Can you imagine a situation where Atlas V is the sole choosen launcher (either with CST-100 or the Dreamchaser), the Ukrainian crisis worsen and in 2016 Russia really stops the sale of the RD-180? NASA will find itself still relying on Soyuz till when? 2020? 2023?
If not because SpaceX is far ahead with an already partially flying system NASA won't dare to dump them only for these (geo)political reasons.

Offline sdsds

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Re: CCtCap: NASA wonít abandon Commercial Crew loser
« Reply #131 on: 09/16/2014 05:08 AM »
Where does it say in the CCtCap selection criteria that CCiCap milestone completion is a metric that will be part of the evaluation?
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Offline SoulWager

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Re: CCtCap: NASA wonít abandon Commercial Crew loser
« Reply #132 on: 09/16/2014 05:35 AM »
Where does it say in the CCtCap selection criteria that CCiCap milestone completion is a metric that will be part of the evaluation?
If nothing else, it might impact the confidence of other judgments. Is there a link to the full set of selection criteria?

Assuming 2 rewards, I would Definitely pick SpaceX, for launch vehicle diversity. After that I'd probably pick SNC, because it has some capability SpaceX doesn't, and they seem less risky than Boeing as far as financial commitment goes.

If it was just 1 reward, I think Boeing would have a better chance.

Offline jamesh9000

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Re: CCtCap: NASA wonít abandon Commercial Crew loser
« Reply #133 on: 09/16/2014 07:15 AM »
I don't get how on earth a Boeing/BO partnership can win the lions share of the money for this. BO hasn't demonstrated their engine, hasn't demonstrated it working with a vehicle, and as far as we can tell this partnership is new. Why on earth would you pick this over a company that's already flying to the ISS, can do at least a 21 day turnaround, and has almost flight ready hardware? I know its Pasztor and he's a troll, but this just doesn't make any sense. If they give the bulk of the money to Boeing and SpaceX ends up sending astronauts to space years earlier, (more than likely) it'll just be egg on the face for nasa. Why take that risk?

I know its all just rumors and we should know very soon, but this one is really confusing to me.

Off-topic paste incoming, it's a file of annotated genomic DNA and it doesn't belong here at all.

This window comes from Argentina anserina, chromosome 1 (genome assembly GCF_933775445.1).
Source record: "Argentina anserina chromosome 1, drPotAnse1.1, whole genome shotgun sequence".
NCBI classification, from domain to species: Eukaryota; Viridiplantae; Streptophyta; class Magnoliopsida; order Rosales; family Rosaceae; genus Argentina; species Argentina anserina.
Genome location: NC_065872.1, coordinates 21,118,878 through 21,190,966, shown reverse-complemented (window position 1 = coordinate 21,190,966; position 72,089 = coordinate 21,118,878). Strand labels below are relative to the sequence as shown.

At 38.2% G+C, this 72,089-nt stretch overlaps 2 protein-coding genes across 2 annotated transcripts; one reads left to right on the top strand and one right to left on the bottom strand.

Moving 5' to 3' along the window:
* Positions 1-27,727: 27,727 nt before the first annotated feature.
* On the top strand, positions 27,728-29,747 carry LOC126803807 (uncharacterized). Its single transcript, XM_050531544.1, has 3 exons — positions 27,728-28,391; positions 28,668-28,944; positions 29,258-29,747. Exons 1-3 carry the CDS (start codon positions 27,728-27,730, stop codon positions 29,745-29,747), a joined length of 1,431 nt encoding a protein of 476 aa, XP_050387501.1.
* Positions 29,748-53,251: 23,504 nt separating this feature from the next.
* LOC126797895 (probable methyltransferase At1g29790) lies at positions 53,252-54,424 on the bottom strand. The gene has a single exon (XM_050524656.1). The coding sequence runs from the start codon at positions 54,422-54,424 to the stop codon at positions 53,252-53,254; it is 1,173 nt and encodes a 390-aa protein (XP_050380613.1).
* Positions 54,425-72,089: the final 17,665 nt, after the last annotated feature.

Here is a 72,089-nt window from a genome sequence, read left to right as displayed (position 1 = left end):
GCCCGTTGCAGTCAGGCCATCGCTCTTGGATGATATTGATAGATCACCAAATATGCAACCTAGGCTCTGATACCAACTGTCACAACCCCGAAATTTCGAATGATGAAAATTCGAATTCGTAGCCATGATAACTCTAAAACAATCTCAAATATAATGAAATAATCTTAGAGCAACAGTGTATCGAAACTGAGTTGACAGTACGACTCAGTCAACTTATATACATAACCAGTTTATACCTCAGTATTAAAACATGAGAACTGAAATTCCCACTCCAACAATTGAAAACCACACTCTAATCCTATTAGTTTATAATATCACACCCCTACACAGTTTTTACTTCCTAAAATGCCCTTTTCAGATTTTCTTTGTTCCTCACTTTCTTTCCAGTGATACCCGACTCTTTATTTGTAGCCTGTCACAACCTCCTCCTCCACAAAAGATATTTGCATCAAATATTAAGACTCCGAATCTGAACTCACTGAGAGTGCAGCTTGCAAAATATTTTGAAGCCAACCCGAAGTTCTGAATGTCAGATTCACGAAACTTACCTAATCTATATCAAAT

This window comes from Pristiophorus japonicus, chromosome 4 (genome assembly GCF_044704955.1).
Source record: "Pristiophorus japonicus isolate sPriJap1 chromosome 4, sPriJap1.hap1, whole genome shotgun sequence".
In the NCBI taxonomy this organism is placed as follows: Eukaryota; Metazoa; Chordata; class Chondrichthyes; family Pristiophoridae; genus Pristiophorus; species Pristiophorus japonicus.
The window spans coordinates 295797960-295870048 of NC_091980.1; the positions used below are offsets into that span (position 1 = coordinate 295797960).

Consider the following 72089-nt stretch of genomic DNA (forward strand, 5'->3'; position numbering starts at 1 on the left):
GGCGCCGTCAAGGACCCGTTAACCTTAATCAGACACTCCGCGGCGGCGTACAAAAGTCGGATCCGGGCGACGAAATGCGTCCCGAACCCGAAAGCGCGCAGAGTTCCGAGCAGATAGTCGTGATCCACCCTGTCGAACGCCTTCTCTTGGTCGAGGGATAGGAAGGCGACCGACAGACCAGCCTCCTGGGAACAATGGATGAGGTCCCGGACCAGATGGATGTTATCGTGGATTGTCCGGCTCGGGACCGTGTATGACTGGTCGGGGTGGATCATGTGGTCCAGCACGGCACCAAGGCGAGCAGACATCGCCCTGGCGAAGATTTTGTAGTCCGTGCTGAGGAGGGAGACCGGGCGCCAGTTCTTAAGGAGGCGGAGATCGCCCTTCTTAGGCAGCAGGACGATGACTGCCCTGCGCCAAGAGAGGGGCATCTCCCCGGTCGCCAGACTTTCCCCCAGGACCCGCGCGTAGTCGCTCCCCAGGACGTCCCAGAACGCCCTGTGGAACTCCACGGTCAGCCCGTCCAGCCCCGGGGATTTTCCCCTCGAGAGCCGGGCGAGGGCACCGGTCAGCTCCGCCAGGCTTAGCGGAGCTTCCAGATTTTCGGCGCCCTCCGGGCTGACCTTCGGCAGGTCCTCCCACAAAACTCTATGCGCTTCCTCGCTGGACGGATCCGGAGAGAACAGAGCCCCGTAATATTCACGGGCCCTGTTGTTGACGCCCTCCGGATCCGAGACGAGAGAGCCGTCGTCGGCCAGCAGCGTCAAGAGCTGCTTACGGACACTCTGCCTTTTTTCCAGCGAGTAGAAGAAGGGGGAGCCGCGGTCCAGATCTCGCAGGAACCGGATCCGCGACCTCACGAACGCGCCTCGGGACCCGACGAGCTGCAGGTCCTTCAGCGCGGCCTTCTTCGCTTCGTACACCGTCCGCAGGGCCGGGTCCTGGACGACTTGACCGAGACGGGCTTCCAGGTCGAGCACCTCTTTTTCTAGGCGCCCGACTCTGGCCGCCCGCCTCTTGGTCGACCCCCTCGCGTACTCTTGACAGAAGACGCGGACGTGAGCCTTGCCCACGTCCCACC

Offline Darkseraph

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Re: CCtCap: NASA wonít abandon Commercial Crew loser
« Reply #134 on: 09/16/2014 07:32 AM »
I'm not so sure why people think Boeing will be thrown under the bus...it's so far received that largest sum of money, almost 80 million more than SpaceX, the next biggest contender and far more than Sierra Nevada. Boeing completed all the things it was supposed to do on time. They have no plans to develop this vehicle further without an award, so NASA might face embarrassing questions over why it frakked 620 million dollars down the drain on something it didn't intend to use, esp from bought congresspeople. 

I mean Dream Chaser got shortchanged on the last round, it got a half award effectively after being supported greatly at first...so it would likely need a much bigger chunk in the next announcement to make up the difference and become operational on time. Not that I wouldn't like it to succeed. The CST100 looks to be an American Soyuz, in that it will do the job its supposed to do reliably, but its not inspiring or groundbreaking. 

What I think will happen in all probability is Boeing and SpaceX...but its not exactly what i would like to happen.
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Offline guckyfan

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Re: CCtCap: NASA wonít abandon Commercial Crew loser
« Reply #135 on: 09/16/2014 07:42 AM »
How about this?

Only one CCtCap award and that goes to Boeing or Sierra Nevada.

SpaceX as the clear fronrunner gets a contract outside CCtCap limitations for fasttracking crew to the ISS? Conceivable?

Offline darkenfast

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Re: CCtCap: NASA wonít abandon Commercial Crew loser
« Reply #136 on: 09/16/2014 07:51 AM »
If Boeing does get the lions share of this, it will be interesting to see who takes advantage of the Government/Aerospace revolving door soon.  It will also be interesting to see just how much the CST-100/Atlas combo will soak the taxpayer for.